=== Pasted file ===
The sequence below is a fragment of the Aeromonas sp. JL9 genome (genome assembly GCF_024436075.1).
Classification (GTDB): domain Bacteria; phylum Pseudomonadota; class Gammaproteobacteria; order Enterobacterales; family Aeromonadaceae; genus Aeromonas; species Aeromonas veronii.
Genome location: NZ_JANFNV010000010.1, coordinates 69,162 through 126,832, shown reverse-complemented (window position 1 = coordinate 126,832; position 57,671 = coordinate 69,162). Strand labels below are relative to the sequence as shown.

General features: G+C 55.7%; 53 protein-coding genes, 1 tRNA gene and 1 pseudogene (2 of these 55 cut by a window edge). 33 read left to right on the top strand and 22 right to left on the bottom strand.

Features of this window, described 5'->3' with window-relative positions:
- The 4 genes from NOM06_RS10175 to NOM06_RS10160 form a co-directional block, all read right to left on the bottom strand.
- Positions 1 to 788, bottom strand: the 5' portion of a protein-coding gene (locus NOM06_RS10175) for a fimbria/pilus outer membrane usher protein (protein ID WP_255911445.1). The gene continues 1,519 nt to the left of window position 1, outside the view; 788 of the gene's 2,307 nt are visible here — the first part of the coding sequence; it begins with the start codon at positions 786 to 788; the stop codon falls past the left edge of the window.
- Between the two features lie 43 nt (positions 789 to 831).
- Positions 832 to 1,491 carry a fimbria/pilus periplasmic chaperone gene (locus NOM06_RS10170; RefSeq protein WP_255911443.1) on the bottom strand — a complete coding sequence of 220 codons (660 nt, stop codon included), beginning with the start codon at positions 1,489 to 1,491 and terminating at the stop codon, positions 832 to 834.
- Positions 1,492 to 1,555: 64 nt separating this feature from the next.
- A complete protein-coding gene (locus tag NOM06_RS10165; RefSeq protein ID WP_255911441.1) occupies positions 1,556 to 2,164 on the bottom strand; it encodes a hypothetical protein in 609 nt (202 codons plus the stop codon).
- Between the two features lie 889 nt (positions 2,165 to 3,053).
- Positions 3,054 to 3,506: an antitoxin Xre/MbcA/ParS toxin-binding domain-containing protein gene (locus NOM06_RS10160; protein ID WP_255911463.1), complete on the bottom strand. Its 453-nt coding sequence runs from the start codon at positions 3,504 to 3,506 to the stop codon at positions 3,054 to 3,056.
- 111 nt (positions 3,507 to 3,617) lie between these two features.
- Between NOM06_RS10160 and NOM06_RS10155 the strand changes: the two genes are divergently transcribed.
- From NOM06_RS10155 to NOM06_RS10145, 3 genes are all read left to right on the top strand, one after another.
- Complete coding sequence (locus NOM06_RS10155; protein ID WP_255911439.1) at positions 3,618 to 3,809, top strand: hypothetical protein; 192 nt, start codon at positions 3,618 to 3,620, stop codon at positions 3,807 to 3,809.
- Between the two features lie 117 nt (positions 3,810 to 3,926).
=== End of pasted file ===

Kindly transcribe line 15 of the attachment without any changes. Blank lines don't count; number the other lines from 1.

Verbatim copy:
- Between NOM06_RS10160 and NOM06_RS10155 the strand changes: the two genes are divergently transcribed.